So basically the film combines Jimmy Stewart’s awesomeness and Grace Kelly’s hotness, throws in some Thelma Ritter sass, and to top it all off, one of the most suspenseful screenplays ever. A simply astonishing film.

Plus it was the subject of a fantastic Simpsons episode. Really what more can a film do to get in my good graces.

The only issue I have with the film is that nothing can really compare with the first viewing(I was swearing and almost in tears, tears of awesomeness). The end sequence is so suspenseful upon first viewing, that once you know how it ends, the film loses a bit of muster. I think all thrillers kind of suffer the same fate. It’s the price you pay for making a thriller with a suspenseful ending.

On filmaffinity.com I gave the film a 9/10, it’s about as close to a 10 as I can think of, and chances are it will become a 10 if I watch it again. Just a fantastic movie.

Learning…it’s fundamental.

40. Jules et Jim (Francois Truffaut, 1962)

This is one of those films that think I would appreciate now with some context.

I watched this film pretty early on in my journey to 1000, when I was struggling to get through the top 100. I didn’t know a thing about Truffaut, and this might even have been the first new wave film I watched. I basically knew nothing about anything. So all the mobile camera work, and other cinematic techniques didn’t really connect with me. As a child of the 80’s, and later the 90’s, the innovations of the French new wave are kind of lost on me. I am used to jump cuts, and heavily stylized film-making, and when I see them I honestly don’t notice them. It just appears to me to be conventional film-making.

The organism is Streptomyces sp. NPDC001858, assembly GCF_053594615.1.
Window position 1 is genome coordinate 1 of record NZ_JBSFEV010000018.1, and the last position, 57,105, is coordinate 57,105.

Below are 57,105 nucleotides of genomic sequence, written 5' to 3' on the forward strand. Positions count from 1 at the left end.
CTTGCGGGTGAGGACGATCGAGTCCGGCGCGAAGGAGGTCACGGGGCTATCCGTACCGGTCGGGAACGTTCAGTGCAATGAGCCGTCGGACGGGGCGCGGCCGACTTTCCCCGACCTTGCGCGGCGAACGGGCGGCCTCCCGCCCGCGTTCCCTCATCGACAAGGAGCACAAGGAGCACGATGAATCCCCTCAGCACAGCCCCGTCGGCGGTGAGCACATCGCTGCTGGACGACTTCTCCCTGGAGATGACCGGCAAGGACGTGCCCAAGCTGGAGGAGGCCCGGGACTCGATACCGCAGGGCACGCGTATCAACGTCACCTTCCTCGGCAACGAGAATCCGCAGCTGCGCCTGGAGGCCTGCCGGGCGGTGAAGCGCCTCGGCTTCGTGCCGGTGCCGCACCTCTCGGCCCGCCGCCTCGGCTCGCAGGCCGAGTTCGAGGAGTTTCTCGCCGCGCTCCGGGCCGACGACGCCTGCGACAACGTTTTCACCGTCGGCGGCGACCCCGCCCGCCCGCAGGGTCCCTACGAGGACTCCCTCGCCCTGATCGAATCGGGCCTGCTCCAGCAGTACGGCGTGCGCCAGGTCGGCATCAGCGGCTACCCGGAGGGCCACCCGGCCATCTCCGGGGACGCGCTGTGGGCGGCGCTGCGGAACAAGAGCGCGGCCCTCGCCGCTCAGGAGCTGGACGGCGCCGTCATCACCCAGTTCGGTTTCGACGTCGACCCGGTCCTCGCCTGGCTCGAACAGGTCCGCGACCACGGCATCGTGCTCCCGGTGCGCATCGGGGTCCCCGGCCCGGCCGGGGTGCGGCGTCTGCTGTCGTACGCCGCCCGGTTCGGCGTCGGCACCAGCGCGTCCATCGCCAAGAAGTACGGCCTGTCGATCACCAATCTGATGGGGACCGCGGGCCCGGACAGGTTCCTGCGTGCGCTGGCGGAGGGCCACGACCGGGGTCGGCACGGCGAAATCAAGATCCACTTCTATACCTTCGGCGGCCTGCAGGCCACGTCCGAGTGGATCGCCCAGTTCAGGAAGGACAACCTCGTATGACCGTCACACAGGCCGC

II am getting better at noticing though. As I learn more about cinema and its history, I realize that some things were incredibly revolutionary at the time they were done. Thus the camera work in “Jules et Jim” with some context is something I realize was pretty exceptional, rather than conventional. Similarly my appreciation for stuff like “Citizen Kane” or “Applause” is heightened by the fact that I understand the history of film-making better and realize that the things I see in 2008 didn’t always exist. They started somewhere, and people like Godard, Welles, Truffaut, and Mamoulian did a ton to change the way the films are made.

That being said, I didn’t really like the switch from happy-go-lucky youthful romance of the first half of the film to the dissatisfaction and despair of the films climax. It seemed to be pretty random and out of place to me. I didn’t understand why Jeanne Moreau‘s Catharine went from being this incredibly sexy free-spirited woman to being up-tight and cynical. Maybe I just don’t understand women…or marriage…or French people.

On filmaffinity.com I gave the film 7/10. The tone and narrative shift from joyous exuberance to overall cynicism didn’t resonate with me. In other words the first half was bitchin, the second half didn’t really do much for me. That being said if I can ever find the Criterion DVD for a decent price, I am so there.